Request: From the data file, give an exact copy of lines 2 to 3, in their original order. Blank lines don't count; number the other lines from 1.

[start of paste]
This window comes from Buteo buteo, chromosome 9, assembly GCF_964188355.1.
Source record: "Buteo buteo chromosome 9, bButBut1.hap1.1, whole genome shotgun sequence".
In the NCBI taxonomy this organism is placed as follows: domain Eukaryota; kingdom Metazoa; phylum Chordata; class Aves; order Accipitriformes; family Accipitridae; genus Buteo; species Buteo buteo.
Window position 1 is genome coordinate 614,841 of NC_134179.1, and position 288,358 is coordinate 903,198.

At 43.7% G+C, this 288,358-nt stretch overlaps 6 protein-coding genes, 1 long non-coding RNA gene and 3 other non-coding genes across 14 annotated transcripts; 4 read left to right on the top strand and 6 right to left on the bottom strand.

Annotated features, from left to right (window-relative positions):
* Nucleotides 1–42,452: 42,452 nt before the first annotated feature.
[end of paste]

Source record: "Buteo buteo chromosome 9, bButBut1.hap1.1, whole genome shotgun sequence".
In the NCBI taxonomy this organism is placed as follows: domain Eukaryota; kingdom Metazoa; phylum Chordata; class Aves; order Accipitriformes; family Accipitridae; genus Buteo; species Buteo buteo.